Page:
No small potatoes: Malden farmer-turned-distiller says vodka business has taken off

In just four short months, Blue Roof Distillers has exceeded their sales projections for the whole year, and attracted close to 10,000 people to their farm in the Malden area for tours.

Blue Roof Distillers make vodka out of potatoes too small to sell to grocers

While most people will simply send their potatoes away to be dehydrated and made into flakes, the Strang family used their own whole potatoes, skin and all. (Devon Strang)

When the Strang family opened Blue Roof Distillers in June, it was a way to use up potatoes from their farm in Malden, N.B., that were too small to sell to grocery stores.

But in just four months, they've exceeded their sales projections for the whole year, and attracted close to 10,000 people to the farm for tours and photos with their giant, 20-foot-tall statue of a potato holding a bottle of vodka.

"We're taking something that would have been zero value to us, and we're turning it into a value added product," said Devon Strang, the mastermind behind the distillery.

"It's really a win-win."

The distillery has sold about 7,500 bottles of its potato vodka since opening, Strang said.

They even had to hire two extra staff dedicated to giving tours to keep up with the demand, he said.

"We kind of got run over in the beginning," he said.

Tours key to distillery's success

Tours of Blue Roof are a key part of their business because it shows customers what sets them apart from the competition, he said.

"What we found is we didn't want to charge for the tour, we wanted to show them why we're different," he said.

"We actually take the time, and show them our process."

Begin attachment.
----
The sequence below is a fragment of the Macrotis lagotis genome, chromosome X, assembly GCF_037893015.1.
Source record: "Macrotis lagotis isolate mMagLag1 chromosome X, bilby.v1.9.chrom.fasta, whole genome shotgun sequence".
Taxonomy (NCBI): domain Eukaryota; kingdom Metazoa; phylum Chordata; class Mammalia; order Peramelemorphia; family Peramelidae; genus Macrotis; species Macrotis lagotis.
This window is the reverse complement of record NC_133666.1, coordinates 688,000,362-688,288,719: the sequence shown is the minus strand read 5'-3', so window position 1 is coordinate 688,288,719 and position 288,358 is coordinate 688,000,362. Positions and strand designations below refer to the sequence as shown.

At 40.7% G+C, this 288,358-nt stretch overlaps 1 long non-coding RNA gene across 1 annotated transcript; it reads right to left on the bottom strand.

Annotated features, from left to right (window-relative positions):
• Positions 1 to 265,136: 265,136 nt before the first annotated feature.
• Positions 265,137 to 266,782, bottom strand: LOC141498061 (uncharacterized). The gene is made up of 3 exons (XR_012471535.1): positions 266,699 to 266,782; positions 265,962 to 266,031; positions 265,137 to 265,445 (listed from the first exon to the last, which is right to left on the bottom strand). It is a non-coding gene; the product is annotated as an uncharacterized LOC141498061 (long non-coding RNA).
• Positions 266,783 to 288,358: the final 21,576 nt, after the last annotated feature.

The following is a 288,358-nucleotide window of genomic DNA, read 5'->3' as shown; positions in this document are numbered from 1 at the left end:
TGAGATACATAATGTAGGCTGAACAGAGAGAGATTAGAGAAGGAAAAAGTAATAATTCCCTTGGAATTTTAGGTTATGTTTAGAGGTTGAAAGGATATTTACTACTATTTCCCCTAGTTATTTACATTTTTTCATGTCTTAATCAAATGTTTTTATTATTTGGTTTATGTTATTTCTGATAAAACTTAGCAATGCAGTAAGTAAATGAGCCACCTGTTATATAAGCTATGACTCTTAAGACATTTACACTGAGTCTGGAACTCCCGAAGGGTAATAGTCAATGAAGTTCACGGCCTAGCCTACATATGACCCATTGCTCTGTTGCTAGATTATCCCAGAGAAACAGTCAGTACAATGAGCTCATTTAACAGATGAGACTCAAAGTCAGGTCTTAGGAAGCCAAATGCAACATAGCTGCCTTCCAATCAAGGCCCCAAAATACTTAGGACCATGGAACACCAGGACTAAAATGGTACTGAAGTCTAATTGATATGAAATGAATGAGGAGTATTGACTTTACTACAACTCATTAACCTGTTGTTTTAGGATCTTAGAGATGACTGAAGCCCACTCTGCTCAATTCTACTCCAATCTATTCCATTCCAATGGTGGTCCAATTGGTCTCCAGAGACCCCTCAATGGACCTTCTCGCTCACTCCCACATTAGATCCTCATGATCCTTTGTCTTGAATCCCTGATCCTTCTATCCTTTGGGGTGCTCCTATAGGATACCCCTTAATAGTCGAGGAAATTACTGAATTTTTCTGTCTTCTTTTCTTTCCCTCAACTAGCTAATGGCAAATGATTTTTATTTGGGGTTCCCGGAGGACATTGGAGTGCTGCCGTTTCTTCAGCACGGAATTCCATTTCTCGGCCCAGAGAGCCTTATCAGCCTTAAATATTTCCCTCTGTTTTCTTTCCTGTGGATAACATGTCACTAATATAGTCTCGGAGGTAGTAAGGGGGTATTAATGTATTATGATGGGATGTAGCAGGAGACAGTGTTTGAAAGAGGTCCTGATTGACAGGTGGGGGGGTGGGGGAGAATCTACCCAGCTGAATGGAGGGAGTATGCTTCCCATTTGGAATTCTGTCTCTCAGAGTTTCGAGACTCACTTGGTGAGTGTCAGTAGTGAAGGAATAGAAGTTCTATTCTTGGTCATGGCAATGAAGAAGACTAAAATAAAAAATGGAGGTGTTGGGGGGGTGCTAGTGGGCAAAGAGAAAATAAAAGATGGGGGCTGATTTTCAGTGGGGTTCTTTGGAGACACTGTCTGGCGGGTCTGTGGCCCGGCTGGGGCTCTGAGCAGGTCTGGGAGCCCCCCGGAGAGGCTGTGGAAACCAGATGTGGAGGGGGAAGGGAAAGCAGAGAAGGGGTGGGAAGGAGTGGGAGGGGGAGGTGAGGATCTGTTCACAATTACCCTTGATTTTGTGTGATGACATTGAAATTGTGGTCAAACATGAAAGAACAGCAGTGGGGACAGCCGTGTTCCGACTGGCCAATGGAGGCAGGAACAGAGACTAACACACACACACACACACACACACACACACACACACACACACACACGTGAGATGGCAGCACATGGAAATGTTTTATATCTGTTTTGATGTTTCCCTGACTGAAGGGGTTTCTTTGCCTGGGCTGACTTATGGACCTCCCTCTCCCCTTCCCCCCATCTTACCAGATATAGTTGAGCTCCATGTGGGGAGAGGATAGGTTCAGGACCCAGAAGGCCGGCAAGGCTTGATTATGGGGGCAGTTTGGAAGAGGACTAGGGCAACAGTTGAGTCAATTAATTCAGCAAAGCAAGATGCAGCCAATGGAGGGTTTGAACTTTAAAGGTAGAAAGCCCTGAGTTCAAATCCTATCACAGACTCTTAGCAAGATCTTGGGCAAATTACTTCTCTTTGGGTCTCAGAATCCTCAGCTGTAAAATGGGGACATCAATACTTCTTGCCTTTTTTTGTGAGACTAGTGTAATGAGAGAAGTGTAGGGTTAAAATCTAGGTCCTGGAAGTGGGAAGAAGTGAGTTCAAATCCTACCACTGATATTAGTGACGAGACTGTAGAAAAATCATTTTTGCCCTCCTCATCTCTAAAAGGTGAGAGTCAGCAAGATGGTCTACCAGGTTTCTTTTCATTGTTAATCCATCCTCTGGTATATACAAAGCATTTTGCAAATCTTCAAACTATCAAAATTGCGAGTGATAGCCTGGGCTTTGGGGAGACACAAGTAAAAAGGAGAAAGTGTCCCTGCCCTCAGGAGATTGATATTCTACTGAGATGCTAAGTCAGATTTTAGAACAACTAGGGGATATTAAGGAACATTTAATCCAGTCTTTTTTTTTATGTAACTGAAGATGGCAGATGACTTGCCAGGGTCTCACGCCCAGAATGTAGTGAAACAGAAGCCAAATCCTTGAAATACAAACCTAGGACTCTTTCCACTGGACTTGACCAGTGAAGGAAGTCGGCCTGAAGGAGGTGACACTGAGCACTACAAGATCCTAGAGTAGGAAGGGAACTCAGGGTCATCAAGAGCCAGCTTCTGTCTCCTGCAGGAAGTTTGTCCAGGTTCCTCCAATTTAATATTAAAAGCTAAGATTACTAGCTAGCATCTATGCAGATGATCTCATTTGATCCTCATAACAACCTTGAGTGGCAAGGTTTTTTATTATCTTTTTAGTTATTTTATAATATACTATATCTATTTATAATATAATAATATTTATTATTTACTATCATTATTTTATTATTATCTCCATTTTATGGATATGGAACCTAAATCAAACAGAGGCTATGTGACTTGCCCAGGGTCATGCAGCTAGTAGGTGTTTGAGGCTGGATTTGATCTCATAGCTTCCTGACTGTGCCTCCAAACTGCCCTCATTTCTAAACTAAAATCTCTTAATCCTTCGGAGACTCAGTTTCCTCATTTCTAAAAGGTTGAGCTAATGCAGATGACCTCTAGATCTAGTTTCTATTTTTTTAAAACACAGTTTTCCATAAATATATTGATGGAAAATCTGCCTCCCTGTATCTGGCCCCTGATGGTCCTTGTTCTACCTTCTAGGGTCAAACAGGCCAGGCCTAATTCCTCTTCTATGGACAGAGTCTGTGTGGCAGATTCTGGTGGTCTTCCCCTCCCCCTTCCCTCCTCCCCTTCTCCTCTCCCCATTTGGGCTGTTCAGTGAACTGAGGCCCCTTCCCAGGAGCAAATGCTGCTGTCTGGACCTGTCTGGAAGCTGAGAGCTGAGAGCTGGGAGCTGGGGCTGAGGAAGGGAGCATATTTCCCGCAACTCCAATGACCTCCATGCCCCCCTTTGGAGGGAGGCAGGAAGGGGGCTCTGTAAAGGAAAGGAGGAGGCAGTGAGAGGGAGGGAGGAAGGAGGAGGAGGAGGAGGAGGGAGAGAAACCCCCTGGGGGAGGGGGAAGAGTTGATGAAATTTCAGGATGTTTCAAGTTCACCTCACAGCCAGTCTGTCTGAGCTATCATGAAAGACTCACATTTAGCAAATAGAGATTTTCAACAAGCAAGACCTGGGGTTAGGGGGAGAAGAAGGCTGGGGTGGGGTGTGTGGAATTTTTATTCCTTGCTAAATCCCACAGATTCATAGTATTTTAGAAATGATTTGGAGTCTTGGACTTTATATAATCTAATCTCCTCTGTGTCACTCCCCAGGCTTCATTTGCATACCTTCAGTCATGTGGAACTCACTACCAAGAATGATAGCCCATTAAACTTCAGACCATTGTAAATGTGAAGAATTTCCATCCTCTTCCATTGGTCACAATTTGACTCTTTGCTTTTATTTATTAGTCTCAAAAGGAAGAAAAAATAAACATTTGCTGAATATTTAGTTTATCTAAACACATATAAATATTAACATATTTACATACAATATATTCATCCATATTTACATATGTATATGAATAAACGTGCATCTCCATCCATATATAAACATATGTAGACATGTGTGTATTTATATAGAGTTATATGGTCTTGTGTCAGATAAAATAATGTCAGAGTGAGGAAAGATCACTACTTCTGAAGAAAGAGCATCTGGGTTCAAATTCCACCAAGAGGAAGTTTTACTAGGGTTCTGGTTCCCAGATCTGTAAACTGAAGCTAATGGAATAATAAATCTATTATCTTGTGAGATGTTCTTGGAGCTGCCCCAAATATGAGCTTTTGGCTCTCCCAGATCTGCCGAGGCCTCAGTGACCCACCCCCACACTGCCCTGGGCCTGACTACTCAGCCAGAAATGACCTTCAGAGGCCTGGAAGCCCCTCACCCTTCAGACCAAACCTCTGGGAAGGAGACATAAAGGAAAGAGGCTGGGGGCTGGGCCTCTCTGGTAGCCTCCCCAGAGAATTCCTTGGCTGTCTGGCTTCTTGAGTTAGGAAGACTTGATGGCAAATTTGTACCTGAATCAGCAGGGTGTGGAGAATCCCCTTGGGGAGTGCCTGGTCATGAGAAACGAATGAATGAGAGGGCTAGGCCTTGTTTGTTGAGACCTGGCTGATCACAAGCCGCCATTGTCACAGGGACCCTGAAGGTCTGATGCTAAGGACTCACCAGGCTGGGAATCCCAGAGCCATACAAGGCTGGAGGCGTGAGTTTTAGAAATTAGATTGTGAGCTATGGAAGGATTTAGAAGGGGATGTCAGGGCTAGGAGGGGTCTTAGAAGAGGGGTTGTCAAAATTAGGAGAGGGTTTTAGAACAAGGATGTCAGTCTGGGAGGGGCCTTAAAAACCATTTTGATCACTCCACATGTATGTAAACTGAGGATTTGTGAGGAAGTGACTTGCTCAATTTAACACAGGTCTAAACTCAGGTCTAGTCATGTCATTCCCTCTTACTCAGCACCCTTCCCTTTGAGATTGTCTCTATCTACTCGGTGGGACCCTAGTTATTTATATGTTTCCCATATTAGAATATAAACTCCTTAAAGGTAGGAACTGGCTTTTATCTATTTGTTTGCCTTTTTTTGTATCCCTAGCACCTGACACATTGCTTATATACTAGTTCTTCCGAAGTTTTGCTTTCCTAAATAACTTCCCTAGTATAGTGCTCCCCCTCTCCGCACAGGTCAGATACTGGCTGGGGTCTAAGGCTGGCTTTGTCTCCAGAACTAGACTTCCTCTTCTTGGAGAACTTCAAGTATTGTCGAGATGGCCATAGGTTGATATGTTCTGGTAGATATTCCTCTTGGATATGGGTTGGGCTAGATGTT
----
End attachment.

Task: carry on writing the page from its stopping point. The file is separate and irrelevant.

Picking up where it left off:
At the end of the tour, visitors also get a chance to taste the vodka, and decide whether they'd like to purchase a bottle for themselves from the distillery's shop.

Strang said he expects the number of visitors to the distillery to keep climbing now that their name is out there.

This week, they made their debut at the New Brunswick Spirits Festival, even though they had missed the registration deadline.

Strang said he was determined to make it into the festival. He said he managed to do so after showing the festival organizers their sales.

Potato gin may be next

The sixth-generation farm is still active, so Strang says he spends most of his days working on the farming operation.

But as the farm starts to slow down over the winter months, his next project is to expand Blue Roof's product line with a potato gin.

Blue Roof Distillers, the Strang family's vodka business, was born as a way to use potatoes that are too small to sell to grocery stores. Now they're also creating a potato gin. 9:27

Gin is made using neutral alcohol, which is what Blue Roof is making from its potatoes, Strang explained.

But with gin, you redistill the alcohol with certain herbs and seeds, which gives gin its distinct taste, he said.

"Hopefully we'll have another product that we'll be proud of," he said.

With files from Shift